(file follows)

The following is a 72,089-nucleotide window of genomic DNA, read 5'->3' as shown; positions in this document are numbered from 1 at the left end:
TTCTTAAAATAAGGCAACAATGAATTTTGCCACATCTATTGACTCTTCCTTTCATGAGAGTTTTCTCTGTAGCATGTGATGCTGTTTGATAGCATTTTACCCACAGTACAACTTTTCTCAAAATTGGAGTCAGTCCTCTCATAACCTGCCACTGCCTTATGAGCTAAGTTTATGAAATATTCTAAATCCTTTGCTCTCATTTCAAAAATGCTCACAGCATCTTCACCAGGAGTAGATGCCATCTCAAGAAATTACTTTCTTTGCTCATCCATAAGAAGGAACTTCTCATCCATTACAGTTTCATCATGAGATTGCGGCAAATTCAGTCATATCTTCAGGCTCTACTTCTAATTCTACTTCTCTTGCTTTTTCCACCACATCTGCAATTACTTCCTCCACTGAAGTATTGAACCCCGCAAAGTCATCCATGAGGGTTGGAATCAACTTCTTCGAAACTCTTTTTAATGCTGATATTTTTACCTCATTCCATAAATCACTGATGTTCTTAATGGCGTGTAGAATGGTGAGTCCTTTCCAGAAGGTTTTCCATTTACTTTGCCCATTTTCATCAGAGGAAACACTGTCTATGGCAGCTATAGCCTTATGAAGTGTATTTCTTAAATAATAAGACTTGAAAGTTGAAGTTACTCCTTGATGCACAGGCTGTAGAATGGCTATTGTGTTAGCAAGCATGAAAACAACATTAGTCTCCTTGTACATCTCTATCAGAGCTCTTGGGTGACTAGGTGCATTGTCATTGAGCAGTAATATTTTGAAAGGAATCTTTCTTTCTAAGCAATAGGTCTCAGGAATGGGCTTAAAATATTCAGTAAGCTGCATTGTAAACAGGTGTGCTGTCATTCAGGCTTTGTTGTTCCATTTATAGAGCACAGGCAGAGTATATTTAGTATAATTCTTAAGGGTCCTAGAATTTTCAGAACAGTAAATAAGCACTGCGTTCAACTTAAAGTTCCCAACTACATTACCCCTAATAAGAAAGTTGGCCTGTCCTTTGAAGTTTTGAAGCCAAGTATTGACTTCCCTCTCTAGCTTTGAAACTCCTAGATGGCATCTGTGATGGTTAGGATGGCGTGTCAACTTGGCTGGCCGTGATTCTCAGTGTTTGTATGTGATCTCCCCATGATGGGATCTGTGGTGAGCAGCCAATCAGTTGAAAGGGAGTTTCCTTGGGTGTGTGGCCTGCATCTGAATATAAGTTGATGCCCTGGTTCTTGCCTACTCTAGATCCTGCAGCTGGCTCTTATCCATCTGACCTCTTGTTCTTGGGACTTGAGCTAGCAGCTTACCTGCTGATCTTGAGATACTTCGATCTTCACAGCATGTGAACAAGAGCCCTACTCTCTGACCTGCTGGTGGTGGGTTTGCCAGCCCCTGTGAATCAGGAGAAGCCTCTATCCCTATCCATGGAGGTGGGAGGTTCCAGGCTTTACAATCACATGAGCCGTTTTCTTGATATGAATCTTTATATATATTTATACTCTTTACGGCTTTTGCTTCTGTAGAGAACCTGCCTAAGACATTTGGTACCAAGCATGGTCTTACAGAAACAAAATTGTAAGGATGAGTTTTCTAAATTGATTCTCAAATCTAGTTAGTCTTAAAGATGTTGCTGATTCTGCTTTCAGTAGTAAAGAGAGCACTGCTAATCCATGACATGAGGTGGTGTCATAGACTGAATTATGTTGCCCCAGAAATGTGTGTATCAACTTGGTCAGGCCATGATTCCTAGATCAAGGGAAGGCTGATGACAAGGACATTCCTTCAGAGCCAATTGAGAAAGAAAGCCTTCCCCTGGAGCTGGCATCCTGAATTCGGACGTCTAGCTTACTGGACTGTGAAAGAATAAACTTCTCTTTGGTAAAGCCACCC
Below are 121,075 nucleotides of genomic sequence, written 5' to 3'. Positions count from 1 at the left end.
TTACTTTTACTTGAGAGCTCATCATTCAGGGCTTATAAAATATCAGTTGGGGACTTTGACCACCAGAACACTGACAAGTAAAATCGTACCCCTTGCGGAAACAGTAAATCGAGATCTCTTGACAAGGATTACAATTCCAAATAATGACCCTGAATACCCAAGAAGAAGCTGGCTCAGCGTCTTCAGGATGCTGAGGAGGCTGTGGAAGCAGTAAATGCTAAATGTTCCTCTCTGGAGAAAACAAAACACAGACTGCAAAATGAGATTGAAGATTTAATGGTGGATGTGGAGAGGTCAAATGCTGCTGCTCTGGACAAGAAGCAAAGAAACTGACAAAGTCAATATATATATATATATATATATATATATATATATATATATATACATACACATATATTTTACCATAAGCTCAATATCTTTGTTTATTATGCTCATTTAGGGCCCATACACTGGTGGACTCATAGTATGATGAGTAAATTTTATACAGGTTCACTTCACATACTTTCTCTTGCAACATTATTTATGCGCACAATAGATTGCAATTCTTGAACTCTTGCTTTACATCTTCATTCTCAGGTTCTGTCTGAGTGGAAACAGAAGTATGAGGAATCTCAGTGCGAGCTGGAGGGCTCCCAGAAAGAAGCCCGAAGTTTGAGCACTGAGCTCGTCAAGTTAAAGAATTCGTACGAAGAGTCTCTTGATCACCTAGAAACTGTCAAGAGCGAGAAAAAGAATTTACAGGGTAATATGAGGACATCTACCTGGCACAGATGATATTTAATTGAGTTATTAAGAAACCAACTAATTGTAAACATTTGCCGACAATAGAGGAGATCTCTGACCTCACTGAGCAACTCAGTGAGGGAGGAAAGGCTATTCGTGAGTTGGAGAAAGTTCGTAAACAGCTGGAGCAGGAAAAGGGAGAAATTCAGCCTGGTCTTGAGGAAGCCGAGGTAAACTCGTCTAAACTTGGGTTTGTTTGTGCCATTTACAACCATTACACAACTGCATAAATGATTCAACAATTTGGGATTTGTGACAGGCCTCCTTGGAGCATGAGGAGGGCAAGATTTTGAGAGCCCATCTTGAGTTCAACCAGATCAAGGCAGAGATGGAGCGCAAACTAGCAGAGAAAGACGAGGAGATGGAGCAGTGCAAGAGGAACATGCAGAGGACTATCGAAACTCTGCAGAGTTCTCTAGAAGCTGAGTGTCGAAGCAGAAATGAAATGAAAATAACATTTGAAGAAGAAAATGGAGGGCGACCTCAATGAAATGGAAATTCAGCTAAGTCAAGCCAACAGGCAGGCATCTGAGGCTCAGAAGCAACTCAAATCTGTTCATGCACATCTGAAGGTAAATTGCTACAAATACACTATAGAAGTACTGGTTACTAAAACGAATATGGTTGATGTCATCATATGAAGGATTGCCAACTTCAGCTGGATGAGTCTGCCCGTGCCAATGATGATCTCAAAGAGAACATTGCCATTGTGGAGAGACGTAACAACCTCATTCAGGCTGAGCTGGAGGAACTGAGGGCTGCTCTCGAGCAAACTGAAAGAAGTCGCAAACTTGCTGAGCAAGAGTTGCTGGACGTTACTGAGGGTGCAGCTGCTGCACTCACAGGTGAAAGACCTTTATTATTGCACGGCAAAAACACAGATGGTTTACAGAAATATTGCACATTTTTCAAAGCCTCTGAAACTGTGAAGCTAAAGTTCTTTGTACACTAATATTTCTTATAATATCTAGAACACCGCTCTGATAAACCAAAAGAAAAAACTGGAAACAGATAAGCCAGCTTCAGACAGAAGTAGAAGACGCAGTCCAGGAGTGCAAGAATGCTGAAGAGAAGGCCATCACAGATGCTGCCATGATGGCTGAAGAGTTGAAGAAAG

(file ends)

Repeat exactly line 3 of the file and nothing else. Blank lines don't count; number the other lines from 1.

Below are 121,075 nucleotides of genomic sequence, written 5' to 3'. Positions count from 1 at the left end.